Former Syrian Vice President, Abdelhalim Khaddam acknowledged he was part of the Syrian regime, and stressed his willingness to appear before any commission of inquiry or Arab or international court in any case related to corruption.
Khaddam was speaking in an interview with journalist Fahad al-Masri for the al-Masri al-Youm (The Egyptian Today), about the conspiracy by the regime. He said he recorded the methods of Bashar Assad as if on tape recorder, offering an insight in to the way the president directs the conspiracy.
He said Assad directs things by accusing the young men who demonstrated demanding freedom and who worried about their future and the future of the country of plotting against the country. In addition, he accused some of them of being connected with terrorist organizations to kill the demonstrators.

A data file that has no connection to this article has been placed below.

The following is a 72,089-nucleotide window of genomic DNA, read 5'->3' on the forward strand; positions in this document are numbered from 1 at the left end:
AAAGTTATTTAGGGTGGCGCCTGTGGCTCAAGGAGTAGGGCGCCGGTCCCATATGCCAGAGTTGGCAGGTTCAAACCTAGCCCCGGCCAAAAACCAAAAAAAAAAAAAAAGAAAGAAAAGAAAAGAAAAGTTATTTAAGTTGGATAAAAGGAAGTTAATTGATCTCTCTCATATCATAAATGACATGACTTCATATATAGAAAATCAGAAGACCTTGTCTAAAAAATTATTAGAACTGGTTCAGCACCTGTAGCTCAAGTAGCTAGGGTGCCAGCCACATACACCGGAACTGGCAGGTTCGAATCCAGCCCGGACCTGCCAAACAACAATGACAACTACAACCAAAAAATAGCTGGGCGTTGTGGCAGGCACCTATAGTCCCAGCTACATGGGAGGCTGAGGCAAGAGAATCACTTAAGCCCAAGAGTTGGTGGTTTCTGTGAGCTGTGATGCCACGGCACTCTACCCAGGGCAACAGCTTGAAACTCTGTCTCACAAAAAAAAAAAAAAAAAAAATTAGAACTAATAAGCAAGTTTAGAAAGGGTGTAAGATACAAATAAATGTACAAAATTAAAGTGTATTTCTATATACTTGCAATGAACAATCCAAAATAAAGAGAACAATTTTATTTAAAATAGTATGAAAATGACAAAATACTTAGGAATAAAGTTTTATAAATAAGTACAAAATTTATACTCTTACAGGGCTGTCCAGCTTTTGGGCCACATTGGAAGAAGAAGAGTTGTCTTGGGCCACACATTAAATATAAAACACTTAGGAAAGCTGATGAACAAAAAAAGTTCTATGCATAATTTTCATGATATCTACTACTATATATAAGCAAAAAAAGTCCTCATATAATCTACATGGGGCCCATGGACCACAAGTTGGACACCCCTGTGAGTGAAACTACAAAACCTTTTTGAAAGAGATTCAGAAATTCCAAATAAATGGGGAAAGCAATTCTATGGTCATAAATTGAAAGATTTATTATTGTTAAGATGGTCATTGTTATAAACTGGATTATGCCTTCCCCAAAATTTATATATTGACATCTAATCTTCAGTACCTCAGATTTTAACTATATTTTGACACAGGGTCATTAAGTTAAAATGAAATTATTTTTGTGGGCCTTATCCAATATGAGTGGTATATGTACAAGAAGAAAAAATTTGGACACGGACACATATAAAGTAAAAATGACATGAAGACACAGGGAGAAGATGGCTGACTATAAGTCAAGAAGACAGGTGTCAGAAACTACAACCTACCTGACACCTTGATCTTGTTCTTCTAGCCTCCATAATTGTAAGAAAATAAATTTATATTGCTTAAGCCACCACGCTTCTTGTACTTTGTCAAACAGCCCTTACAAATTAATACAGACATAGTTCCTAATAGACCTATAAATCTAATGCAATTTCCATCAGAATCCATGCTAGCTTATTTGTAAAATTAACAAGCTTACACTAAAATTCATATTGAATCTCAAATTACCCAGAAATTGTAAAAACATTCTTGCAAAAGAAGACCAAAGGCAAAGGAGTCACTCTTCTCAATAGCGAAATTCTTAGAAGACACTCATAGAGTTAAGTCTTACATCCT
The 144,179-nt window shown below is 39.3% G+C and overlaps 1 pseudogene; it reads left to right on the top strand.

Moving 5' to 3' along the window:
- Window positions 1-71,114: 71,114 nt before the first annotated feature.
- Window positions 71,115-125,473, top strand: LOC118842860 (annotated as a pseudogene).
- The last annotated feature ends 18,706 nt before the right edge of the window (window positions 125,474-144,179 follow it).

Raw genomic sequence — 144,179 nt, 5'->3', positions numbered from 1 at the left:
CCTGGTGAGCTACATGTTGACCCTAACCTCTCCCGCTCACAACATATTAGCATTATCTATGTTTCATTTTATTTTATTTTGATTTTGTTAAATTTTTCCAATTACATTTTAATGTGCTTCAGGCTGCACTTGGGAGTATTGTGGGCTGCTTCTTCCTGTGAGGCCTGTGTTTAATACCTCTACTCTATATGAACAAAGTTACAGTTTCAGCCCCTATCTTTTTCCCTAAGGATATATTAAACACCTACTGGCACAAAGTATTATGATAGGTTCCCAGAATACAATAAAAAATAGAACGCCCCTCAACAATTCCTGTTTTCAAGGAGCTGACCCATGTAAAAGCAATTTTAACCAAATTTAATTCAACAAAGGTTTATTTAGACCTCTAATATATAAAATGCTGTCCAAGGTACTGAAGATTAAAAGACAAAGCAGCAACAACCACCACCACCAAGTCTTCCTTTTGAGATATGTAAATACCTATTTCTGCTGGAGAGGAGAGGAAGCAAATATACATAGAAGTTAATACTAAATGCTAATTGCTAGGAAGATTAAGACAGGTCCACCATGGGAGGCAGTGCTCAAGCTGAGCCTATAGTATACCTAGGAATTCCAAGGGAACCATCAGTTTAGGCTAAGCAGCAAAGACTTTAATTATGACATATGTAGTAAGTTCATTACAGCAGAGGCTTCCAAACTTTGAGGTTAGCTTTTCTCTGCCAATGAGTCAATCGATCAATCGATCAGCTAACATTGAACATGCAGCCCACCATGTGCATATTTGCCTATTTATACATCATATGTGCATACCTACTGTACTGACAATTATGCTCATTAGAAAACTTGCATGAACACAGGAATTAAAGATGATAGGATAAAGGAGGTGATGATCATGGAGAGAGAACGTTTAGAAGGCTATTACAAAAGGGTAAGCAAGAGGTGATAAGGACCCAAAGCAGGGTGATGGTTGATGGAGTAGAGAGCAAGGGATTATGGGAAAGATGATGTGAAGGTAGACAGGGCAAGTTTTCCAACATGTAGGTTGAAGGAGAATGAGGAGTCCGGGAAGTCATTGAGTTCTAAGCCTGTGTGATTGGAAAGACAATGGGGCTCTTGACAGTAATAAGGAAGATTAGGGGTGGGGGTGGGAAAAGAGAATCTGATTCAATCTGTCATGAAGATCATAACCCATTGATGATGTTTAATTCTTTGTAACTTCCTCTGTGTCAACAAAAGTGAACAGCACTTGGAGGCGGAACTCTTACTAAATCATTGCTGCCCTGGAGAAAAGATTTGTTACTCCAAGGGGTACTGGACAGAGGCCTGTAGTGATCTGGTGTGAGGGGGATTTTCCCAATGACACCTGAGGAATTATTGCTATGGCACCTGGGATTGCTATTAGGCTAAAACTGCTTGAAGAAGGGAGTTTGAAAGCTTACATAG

Khaddam added that the rule known by all dictatorships is that of oppression, inventing laws of conspiracy and accusing others of plotting.
He did not deny that he was part of the regime apparatus.
“I was not the decision-maker and I had no role in domestic politics; the decision in the internal politics was in the hands of the head of state, and his basic tools were the security forces. I was responsible of preparing programs and actions for the implementation of foreign policy, and I’m proud of everything I provided on basic and fundamental issues,” he said.
“The regime did not commit large mistakes in foreign policy, and he did not make concessions to any country that might impair the safety of the Syrian land or the sovereignty of the state.”